A new study now finds that nightmares help the brain prepare to handle stressful situations. A US government funded study saw researchers from switzerland and the US subject 18 people to an experiment where they were fitted with electrodes to monitor their brain activity at night. The volunteers were woken multiple times and were made to answer the question, "Did you dream? And, if so, did you feel scared?" reported Daily Mail.
The study, which was partly funded by the National Institutes of health and published in the journal Human Brain Mapping, helped researchers identify how nightmares light up the brain in real time. According to the report, researchers found a pattern. They said that during nightmares, they saw an increased activity in regions of the brain that control emotions.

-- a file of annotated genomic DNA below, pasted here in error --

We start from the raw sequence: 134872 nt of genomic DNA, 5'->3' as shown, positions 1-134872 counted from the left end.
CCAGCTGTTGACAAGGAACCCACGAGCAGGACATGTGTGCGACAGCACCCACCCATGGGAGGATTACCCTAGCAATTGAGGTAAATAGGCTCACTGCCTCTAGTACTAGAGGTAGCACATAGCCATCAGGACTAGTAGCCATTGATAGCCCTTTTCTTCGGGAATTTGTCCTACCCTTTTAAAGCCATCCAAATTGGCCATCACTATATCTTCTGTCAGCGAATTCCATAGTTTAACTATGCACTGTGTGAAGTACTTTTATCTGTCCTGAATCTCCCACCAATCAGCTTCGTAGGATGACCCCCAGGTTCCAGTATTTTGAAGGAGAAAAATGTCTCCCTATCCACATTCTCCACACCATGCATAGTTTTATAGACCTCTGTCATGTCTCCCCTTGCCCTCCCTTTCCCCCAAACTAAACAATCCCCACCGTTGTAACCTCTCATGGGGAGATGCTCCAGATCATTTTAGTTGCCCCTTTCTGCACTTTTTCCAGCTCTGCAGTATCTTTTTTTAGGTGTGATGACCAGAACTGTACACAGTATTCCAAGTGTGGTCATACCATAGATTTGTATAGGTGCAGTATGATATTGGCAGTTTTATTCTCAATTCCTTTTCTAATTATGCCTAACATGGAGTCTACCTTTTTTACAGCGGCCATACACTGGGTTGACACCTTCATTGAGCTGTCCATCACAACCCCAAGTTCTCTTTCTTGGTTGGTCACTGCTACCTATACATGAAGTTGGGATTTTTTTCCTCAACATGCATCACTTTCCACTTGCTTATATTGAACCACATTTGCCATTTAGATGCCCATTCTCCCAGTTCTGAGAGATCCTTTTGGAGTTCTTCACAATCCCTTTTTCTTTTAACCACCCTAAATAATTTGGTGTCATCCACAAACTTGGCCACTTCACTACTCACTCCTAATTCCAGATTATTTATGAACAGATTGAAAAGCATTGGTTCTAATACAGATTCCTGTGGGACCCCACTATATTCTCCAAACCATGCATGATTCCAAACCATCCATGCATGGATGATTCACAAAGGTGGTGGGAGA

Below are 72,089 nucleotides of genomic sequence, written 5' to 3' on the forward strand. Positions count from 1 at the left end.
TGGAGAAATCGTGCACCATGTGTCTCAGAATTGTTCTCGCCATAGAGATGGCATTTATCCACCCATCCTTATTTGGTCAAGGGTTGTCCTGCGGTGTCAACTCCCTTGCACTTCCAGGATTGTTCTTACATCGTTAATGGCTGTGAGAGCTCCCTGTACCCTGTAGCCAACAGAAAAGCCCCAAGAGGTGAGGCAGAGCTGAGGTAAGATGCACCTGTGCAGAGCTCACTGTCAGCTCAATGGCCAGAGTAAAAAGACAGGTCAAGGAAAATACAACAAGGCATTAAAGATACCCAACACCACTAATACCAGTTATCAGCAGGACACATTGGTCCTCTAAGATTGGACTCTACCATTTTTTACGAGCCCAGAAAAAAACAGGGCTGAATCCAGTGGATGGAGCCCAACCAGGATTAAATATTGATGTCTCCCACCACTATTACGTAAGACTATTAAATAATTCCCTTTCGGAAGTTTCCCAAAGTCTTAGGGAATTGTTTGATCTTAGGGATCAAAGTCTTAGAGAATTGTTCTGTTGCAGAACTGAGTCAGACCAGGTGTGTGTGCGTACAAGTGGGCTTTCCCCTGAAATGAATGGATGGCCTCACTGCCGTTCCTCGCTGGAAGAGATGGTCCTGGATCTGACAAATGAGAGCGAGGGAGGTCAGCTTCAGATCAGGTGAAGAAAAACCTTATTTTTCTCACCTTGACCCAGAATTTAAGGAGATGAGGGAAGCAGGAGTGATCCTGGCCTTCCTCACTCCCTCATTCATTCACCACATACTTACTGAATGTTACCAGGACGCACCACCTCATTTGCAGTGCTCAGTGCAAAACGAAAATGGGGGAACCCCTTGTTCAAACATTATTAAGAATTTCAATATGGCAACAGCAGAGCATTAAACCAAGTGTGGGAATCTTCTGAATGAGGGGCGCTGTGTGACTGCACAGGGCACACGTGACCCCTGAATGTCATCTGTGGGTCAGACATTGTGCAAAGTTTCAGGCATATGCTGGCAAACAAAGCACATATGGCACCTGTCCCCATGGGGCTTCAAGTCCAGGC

The study authors conducted a second experiment where they gave 89 people a dream diary to fill out for a week. At the end, each person was given an MRI scan, while they were shown negative and scary images. The report added that the second study helped understand the psychological or physiological impact nightmares had on brains. Study authors came to the conclusion, that, to an extent, nightmares were actually beneficial, and helped steel people from stressful experiences.